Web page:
~ Ornamental Purple Peppers (Explosive Ember?)
~ "Bush Pickle" Cucumbers - doesn't that sound like the ultimate euphemism???
~ Green Zebra tomato (none of my wintersown seeds came up...) :-(
And some slightly less exciting choices, including:
~ Regular sage (I have a tricolor, but not a regular one, and this had nice big leaves)
~ Italian oregano
~ Lemon thyme
~ "Pimento" red peppers
(yes, this is the year of the pepper around here)
Oh! Exciting! I was emptying out the "failed" wintersown containers today when I noticed...
Finally sprouted in the Blackberry Lily container.
They look like knives, like little teeny tiny irises, which makes sense because, according to this helpful page, they are in the iris family and NOT the lily family at all (unlike many things we call lily that are in the lily family, like Toad Lilies). Onions or garlic (I forget which) is sometimes referred to as "stinking lily" and is, in fact, a lily relative.
But blackberry lilies (aka leopard lilies, aka belamcanda chinensis) are NOT true lilies. And, in fact, their most commonly-known latin name is now incorrect, as they have apparently been reassigned to the genus Iris with the bland and relatively uninteresting full name Iris domestica.
Which is why I will continue to call them Belamcanda. What a gorgeous sound that is, tripping off the tongue. Compared to Iris domestica.
Which brings me to another thing I have been thinking about lately: Latin names for plants.
Because everybody says the Latin names are more precise and will help you find a plant you are looking for regardless of where in the world you are. For example, there are several different plants known as "Dusty Miller" - my mother believed she had a miracle annual for a few years, but I strongly suspect she mistakenly bought a perennial Dusty Miller, which is thriving gorgeously in her front bed.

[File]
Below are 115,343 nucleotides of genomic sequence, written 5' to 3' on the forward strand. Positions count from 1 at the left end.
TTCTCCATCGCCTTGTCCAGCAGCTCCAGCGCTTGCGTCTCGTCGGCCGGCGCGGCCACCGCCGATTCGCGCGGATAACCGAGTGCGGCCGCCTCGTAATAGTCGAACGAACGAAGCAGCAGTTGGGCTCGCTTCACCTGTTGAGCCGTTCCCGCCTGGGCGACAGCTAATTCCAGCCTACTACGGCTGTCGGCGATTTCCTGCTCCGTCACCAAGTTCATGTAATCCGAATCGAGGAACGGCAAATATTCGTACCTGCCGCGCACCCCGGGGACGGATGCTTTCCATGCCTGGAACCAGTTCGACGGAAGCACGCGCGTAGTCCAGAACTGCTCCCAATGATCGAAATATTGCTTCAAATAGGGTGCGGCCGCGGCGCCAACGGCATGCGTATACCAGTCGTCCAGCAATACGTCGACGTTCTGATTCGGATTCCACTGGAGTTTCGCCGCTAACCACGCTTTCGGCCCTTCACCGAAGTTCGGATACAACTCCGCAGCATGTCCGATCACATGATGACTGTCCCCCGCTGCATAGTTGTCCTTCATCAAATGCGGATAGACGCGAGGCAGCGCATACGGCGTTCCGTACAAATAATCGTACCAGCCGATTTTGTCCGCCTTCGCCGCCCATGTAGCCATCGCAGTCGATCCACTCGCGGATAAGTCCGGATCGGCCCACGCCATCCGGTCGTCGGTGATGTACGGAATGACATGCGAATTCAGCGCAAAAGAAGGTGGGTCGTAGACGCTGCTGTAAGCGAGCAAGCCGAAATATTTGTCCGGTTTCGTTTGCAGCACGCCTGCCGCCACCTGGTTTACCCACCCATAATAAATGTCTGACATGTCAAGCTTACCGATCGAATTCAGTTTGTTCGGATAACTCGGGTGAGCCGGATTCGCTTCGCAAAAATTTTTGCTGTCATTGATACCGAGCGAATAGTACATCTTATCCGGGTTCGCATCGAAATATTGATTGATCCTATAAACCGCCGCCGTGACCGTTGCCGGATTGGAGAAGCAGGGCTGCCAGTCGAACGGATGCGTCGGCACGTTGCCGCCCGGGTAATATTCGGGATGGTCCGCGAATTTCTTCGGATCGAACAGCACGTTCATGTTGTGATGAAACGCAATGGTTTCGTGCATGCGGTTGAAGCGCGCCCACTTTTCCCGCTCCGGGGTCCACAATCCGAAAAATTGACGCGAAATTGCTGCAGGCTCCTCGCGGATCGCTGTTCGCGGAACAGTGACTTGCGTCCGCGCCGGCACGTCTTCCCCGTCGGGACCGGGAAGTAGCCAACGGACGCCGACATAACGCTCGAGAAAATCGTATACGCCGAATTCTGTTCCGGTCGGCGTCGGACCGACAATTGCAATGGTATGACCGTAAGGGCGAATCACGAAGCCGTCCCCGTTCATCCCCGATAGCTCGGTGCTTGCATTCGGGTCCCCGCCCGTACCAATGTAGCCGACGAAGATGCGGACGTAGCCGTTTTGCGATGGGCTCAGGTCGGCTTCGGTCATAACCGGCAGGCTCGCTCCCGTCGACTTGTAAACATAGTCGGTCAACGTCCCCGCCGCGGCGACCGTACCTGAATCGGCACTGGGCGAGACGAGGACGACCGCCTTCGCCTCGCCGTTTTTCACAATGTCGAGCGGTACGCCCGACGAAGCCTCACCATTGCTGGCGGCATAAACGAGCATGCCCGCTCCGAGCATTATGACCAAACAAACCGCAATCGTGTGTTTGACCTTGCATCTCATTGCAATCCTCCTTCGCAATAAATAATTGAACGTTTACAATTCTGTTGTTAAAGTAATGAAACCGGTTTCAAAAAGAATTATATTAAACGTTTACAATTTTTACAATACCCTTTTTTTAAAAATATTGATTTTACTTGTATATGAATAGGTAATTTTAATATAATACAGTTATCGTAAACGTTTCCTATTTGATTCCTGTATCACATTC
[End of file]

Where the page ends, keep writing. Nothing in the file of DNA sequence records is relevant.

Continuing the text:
The perennial one is an artemisia in Latin, I believe. The annual one is called Senecio.
So you can see how much more precise it is - in theory - to buy all your plants in Latin. That way, you know exactly what you're getting.
Last week, when I went to Humber Nurseries, I was looking for "Fleeceflower". But, wanting to be precise, I learned its Latin name: Persicaria amplexicaulis. Which is great, because at Humber, all the plants are arranged alphabetically by their Latin names (I love it! Plant-geek paradise!).
So there I go, up and down the P aisle, looking through the Solomon's Seal (Polygonatum) and the Russian Sage (Perovskia)... and not finding it.
Well, it turns out that "they" - the botanical powers-that-be - renamed the plant a few years ago. It used to be in the genus Polygonum, but was then moved to Persicaria. But because of the nuisance of shuffling the plants around everytime they got renamed, Humber had indeed changed the name on the tag to Persicaria, but left the plants in the Polygonum location.
Anyway, they had several (in the Polygonum spot) to choose from, and I picked Persicaria amplexicaulis "Firetail" - apparently very long-blooming, which should be nice between all the coleus in the front foundation bed. Apparently, it likes moisture... I will do my best.
And about the Latin thing. I still believe it is helpful in determining with precision what plant you are buying. But it is not the be-all and end-all that it's made out to be. If plants were assigned a genus and species and then never reassigned, maybe I'd buy that. As it is... as too many people are saying these days, meh.
(p.s. My new persicaria is sometimes known as Persicaria bistorta, and even bistorta amplexicaulis... there goes precision!)